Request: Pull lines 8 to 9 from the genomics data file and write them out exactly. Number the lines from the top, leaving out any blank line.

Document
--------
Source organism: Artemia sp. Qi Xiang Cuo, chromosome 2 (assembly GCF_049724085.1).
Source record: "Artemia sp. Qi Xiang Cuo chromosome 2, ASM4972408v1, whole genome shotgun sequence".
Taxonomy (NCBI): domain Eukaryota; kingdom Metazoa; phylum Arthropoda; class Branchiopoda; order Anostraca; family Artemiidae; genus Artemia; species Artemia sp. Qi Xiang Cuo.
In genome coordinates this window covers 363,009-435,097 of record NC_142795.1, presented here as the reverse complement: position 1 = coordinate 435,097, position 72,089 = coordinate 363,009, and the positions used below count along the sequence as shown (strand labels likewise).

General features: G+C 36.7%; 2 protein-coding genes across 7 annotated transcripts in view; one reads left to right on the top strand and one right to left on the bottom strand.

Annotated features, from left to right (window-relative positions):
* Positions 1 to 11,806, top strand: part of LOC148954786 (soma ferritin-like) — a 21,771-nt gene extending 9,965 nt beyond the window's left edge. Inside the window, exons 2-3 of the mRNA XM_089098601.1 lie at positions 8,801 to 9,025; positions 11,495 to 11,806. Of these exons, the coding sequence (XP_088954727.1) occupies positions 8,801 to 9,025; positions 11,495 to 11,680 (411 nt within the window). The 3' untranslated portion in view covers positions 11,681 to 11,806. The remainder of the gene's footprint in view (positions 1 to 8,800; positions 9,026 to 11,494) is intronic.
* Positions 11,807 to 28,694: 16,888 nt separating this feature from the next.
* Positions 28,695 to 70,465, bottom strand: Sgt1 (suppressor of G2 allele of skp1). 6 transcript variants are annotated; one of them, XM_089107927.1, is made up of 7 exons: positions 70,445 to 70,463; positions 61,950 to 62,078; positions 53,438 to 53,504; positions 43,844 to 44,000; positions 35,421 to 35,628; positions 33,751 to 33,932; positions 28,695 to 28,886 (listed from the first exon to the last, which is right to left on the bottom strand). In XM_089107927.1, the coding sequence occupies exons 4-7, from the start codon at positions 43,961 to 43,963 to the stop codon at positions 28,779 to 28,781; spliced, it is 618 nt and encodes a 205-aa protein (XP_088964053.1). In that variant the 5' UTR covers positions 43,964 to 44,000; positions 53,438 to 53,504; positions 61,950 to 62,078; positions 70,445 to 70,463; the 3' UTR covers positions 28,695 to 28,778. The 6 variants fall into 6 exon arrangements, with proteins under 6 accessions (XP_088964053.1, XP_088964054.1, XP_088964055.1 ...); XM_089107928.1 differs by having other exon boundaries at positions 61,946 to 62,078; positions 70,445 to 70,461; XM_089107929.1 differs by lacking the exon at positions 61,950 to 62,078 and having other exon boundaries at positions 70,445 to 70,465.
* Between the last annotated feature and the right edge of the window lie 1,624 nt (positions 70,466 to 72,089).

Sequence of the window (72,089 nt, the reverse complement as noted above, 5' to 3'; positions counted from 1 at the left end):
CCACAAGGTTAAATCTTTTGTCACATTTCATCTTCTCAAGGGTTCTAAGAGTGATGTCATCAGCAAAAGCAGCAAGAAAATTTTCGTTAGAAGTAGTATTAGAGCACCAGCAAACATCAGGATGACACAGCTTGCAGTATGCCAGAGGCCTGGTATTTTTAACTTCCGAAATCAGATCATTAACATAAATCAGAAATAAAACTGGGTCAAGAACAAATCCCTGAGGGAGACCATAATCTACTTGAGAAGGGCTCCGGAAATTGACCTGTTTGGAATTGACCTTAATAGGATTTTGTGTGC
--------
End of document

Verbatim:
* Positions 11,807 to 28,694: 16,888 nt separating this feature from the next.
* Positions 28,695 to 70,465, bottom strand: Sgt1 (suppressor of G2 allele of skp1). 6 transcript variants are annotated; one of them, XM_089107927.1, is made up of 7 exons: positions 70,445 to 70,463; positions 61,950 to 62,078; positions 53,438 to 53,504; positions 43,844 to 44,000; positions 35,421 to 35,628; positions 33,751 to 33,932; positions 28,695 to 28,886 (listed from the first exon to the last, which is right to left on the bottom strand). In XM_089107927.1, the coding sequence occupies exons 4-7, from the start codon at positions 43,961 to 43,963 to the stop codon at positions 28,779 to 28,781; spliced, it is 618 nt and encodes a 205-aa protein (XP_088964053.1). In that variant the 5' UTR covers positions 43,964 to 44,000; positions 53,438 to 53,504; positions 61,950 to 62,078; positions 70,445 to 70,463; the 3' UTR covers positions 28,695 to 28,778. The 6 variants fall into 6 exon arrangements, with proteins under 6 accessions (XP_088964053.1, XP_088964054.1, XP_088964055.1 ...); XM_089107928.1 differs by having other exon boundaries at positions 61,946 to 62,078; positions 70,445 to 70,461; XM_089107929.1 differs by lacking the exon at positions 61,950 to 62,078 and having other exon boundaries at positions 70,445 to 70,465.